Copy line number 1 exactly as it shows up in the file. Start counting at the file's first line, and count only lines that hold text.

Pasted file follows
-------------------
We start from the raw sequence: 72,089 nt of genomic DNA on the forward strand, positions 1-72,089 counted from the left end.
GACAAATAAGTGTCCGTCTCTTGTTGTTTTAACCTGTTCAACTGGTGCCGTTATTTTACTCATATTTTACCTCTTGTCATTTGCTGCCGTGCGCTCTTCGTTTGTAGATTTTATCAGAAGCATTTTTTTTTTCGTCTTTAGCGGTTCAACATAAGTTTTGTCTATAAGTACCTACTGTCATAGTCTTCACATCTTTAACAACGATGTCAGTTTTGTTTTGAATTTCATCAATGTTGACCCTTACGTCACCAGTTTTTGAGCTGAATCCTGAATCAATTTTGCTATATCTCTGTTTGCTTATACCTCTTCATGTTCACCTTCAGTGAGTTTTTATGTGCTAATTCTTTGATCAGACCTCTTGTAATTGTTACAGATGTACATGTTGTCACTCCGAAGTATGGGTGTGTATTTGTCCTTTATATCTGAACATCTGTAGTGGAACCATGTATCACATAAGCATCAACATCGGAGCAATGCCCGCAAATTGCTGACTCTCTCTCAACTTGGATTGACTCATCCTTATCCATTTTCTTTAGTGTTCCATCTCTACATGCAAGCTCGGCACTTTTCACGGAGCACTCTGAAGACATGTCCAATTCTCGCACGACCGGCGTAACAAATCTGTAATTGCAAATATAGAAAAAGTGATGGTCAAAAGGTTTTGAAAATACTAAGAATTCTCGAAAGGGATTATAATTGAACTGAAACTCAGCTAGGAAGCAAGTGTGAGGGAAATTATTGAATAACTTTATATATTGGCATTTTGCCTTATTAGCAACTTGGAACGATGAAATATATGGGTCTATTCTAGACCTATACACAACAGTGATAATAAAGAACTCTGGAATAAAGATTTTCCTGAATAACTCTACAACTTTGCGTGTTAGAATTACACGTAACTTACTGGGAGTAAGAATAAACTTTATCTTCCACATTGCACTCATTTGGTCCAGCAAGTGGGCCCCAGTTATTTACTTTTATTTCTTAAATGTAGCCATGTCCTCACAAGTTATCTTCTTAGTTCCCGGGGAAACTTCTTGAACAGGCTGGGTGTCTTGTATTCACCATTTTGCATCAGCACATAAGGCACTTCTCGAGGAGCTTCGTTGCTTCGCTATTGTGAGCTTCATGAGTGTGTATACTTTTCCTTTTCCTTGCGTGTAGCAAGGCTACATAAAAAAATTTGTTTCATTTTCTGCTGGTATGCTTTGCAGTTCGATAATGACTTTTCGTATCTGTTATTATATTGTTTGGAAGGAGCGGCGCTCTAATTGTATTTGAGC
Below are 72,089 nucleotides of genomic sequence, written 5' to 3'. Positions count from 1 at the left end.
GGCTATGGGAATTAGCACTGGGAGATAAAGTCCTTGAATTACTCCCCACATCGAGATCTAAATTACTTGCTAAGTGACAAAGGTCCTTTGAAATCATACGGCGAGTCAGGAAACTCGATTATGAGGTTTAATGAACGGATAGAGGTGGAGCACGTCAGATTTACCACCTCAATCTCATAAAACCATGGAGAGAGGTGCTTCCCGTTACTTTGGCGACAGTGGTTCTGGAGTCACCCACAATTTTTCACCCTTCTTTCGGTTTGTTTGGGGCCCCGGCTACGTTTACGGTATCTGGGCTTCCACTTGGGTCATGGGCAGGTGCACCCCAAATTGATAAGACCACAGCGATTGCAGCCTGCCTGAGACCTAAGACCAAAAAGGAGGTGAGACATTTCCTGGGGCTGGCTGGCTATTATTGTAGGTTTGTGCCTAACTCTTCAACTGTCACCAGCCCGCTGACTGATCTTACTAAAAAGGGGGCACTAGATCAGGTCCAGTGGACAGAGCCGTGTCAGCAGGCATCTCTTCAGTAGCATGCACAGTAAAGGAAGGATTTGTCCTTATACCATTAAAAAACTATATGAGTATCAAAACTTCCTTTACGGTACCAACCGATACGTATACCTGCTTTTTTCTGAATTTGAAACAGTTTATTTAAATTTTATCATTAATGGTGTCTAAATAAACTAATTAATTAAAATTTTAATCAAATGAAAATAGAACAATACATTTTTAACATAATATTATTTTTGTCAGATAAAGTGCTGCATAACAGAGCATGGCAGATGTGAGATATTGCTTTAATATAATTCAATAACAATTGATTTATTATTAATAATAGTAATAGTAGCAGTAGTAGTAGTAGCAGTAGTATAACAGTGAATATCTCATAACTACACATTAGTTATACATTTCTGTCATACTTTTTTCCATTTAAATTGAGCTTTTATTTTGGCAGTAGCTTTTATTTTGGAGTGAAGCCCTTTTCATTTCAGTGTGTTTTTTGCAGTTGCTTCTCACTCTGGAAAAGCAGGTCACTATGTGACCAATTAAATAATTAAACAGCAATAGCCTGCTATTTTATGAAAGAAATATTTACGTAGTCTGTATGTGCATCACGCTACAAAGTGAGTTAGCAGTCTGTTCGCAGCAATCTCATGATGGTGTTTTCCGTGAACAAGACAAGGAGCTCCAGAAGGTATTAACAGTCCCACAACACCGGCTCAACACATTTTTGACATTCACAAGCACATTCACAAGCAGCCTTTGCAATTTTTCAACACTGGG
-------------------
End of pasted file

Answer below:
We start from the raw sequence: 72,089 nt of genomic DNA on the forward strand, positions 1-72,089 counted from the left end.